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Typically when we talk about sentiment analysis, we talk about the importance of real-time insights to inform your brand’s present and future. But sometimes it’s worth looking back at how you arrived where you are – so you can understand how to approach the next chapter of your journey.

Gonna take a sentimental journey…

How exactly did sentiment become the sun around which all social listening orbits? The evolution happened as all do – over time, based on observation and experimentation.

When Michael Osofsky founded NetBase in 2003, social media was in its infancy. Year-old MySpace was the closest thing to the social media we’re accustomed to now, and no one could have guessed how much the newly-launched Facebook, LinkedIn, and YouTube platforms would change everything.

Wei Li soon signed on as Chief NetBase Scientist, and the real fun began. Within a few years we had some major clients – P&G, Coca-Cola, and Kraft – and Wei and his team of data scientists were tasked with performing brand netnographies so we could illustrate how our tools worked. Netnography is basically an outdated word that has been replaced by “social listening.”

What these netnographies uncovered were topics surrounding a given brand, indicating consumer perception based on positive or negative sentiment. This early netnography of Listerine shows how thorough – and useful – these studies were, even in 2010.

It was clear even then that how consumers felt was as paramount as what they talked about. It all factored into the equation of understanding how they viewed brands. The problem back then was it took data scientists to perform these types of analyses.

Using social listening made social listening better

As valuable as these sentiment-driven insights were, not all brands could afford to invest in a team of data scientists. Even those that could weren’t necessarily convinced of the need for such data.

There were still focus groups and surveys, after all. Social media was just a way to be sure consumers liked you – and if enough of them mentioned you, that was a good indication, right?

We now know that likes and mentions are hardly enough – and that context in social analytics is powered by sentiment. But how did we learn this?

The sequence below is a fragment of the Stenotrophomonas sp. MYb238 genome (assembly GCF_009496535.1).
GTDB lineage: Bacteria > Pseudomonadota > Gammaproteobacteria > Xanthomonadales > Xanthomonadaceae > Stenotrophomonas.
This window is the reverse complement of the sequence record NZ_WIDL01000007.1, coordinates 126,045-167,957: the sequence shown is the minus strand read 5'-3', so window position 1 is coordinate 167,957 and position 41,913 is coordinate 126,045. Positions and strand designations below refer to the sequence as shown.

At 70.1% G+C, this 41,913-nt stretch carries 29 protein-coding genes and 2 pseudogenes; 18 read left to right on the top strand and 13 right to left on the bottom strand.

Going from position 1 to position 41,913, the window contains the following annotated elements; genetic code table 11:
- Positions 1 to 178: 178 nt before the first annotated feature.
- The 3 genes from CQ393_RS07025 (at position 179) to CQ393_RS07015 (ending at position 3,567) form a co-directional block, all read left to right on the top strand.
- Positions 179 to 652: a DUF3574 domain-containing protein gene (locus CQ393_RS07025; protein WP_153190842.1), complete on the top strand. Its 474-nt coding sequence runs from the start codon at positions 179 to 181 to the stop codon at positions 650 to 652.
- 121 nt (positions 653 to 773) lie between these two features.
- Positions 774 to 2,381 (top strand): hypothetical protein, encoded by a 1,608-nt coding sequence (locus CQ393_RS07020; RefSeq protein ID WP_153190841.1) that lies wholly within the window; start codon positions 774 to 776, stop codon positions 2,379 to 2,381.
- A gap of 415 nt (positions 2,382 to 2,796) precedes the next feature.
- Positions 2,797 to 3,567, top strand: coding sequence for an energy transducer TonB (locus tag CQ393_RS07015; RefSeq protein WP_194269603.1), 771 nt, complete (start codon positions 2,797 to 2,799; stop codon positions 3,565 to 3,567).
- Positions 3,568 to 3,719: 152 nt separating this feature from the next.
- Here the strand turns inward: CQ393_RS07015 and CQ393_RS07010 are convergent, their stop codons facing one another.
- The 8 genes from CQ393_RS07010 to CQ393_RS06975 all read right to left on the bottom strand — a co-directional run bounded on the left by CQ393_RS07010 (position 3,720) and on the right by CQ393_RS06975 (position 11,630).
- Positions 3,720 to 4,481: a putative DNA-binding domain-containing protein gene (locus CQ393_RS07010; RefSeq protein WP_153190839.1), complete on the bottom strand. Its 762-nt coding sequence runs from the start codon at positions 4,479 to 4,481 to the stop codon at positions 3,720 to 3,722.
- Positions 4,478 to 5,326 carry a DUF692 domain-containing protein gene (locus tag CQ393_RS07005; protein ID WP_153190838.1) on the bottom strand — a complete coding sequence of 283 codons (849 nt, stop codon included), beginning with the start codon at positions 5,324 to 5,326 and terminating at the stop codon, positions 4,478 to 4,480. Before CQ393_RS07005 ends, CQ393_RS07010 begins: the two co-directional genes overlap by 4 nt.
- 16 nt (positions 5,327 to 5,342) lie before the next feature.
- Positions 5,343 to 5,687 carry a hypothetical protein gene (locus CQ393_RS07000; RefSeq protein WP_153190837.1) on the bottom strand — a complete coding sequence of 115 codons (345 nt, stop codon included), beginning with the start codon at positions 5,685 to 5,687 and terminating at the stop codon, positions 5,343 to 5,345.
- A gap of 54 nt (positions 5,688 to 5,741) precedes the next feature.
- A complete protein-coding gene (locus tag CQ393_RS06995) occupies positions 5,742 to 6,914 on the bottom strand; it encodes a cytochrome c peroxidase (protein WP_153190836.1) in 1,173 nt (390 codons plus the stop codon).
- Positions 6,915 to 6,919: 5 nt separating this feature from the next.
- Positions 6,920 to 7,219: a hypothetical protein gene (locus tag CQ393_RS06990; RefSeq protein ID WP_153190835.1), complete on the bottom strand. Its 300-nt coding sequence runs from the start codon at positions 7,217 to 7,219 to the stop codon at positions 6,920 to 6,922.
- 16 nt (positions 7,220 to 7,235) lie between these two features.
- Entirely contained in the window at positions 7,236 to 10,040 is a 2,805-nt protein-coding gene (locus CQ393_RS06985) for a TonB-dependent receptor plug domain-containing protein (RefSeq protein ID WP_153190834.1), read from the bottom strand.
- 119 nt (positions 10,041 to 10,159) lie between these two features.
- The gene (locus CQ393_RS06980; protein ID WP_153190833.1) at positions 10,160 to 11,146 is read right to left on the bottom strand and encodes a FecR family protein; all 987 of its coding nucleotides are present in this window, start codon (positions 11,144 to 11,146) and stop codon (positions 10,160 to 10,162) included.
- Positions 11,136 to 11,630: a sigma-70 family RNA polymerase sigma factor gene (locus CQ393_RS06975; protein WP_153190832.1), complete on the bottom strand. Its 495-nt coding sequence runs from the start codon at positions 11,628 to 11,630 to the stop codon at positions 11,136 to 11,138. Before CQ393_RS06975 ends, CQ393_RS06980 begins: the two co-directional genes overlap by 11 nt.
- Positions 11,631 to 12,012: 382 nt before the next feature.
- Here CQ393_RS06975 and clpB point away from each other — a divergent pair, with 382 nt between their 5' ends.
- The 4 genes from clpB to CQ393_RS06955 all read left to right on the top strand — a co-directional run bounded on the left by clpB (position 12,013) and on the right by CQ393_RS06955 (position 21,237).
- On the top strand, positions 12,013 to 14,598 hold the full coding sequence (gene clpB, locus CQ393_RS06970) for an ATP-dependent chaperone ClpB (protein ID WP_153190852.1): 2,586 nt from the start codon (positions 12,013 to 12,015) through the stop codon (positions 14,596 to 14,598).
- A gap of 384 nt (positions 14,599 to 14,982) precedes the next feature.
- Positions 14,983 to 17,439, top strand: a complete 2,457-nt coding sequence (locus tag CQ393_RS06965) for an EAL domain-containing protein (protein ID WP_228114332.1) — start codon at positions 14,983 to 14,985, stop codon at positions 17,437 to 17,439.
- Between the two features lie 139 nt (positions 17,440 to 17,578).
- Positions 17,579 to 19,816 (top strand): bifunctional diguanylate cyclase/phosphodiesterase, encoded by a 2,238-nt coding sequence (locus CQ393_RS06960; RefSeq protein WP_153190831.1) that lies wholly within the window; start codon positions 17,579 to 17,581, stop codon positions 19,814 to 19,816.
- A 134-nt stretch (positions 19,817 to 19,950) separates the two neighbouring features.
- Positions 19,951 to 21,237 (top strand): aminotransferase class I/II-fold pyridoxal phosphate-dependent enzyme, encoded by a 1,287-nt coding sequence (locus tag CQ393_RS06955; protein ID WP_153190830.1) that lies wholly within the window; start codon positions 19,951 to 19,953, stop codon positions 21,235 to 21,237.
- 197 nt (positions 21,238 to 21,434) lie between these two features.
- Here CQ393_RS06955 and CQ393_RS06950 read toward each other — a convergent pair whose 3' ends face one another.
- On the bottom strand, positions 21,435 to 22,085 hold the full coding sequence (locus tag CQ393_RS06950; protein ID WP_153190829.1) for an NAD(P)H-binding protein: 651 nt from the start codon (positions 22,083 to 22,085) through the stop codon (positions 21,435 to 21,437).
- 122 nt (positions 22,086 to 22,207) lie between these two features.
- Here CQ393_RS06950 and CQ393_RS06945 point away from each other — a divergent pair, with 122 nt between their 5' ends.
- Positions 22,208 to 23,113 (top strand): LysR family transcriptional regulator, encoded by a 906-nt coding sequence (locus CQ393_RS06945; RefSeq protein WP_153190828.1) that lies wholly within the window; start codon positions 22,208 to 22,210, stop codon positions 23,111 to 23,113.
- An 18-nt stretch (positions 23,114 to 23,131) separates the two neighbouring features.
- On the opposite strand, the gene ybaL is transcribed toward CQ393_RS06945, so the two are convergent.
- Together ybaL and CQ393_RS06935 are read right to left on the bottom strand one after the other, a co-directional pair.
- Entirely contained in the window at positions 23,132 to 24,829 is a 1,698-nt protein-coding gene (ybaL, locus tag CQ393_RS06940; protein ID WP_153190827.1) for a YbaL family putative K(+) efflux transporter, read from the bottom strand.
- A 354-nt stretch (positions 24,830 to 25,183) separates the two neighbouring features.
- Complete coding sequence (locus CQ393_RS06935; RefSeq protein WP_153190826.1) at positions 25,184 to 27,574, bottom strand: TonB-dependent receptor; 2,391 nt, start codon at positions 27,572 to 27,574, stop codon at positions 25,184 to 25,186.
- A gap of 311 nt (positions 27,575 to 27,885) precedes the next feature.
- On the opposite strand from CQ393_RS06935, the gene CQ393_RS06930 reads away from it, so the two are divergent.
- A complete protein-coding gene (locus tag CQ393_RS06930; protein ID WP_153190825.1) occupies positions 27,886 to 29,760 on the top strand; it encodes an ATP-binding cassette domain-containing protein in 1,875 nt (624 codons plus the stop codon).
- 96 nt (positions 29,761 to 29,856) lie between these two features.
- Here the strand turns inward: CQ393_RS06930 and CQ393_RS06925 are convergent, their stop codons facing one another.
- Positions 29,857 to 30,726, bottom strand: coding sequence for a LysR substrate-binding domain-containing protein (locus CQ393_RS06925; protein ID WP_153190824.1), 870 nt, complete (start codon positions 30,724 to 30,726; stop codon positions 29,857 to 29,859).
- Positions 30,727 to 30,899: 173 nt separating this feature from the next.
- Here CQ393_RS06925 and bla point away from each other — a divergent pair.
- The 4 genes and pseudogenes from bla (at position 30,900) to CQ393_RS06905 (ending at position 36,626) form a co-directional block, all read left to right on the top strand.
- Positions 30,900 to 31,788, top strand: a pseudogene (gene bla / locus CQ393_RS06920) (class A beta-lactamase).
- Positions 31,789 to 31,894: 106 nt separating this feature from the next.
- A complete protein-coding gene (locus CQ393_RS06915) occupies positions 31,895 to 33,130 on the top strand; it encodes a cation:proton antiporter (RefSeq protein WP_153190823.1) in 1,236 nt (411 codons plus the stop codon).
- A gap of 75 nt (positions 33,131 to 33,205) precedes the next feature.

By analyzing the data, of course. What our social listening revealed was a constantly changing landscape brands had to consider. We saw consumers talking amongst themselves, and not talking so much to brands – unless those brands were making human conversation versus promoting themselves.

We realized brands needed to understand a variety of languages – not just the 42 global languages it can read – but human language, like sarcasm, slang, and emojis.

We saw the need for faster insights, so we launched Live Pulse in 2014 – which offered the first real-time view of brands’ social movements. This allowed brands to adjust live campaigns and save valuable resources. It also let brands spot potential sources of trouble, to nip them in the bud.

Sarah Michelle Gellar in front of a NetBase dashboard at Target HQ

Sarah Michelle Gellar picked the perfect spot to pose during a recent visit to Target HQ – right in front of their NetBase Live Pulse dashboard!

Audience 3D was another innovation that leveled-up the way social data was surfaced and applied. Our social listening revealed common segments of consumers who felt similarly about certain topics. This was a revelation that opened the door to personalization in a new way.

Instead of targeting a broad demographic like 30-year-old moms, for example, brands could now target psychographic segments like “caregivers invested in organic foods and giving back to the community.”

It’s just one more example of how sentiment has provided the roadmap in making a better social media analytics tool.

If you’re gonna talk the talk…

What’s the point of this trip down memory lane? It’s not just so we can pat ourselves on the back – though of course we’re super proud of all we’ve accomplished.

No, the real reason this matters is it’s yet another use case to prove what we’re always telling our audience. The way to dominate a market is by listening to your audience, and focusing on what they care deeply about.

Doing this has led us to diversify our tool offerings – developing Instant Search for those who want finding social insights to be as simple as Google. Listening closely to brands is what inspired customizable visual dashboards, audience segmentation, monitoring alerts, and more.

Everything we tell you to do is based on our experience doing the same – combined with the insights we pull from competitor analysis as well. We don’t want you to settle for lesser tools, like those with 3rd party add-ons you can’t control, or generic topic builders that can’t be customized.

And we can’t tell you to apply social listening to track emerging trends unless we’re doing the same – like building our own image recognition engine to keep your insights on the cutting edge.

What keeps your brand strong is the same thing that’s kept NetBase at the top of our industry for nearly 15 years: following the sentiment of our audience, and applying what we discover to all areas of our organization.

That’s how you dominate a market – and we’re here to make sure you dominate yours.

Ready to see our award-winning tools in action? Get in touch for a personalized demo.

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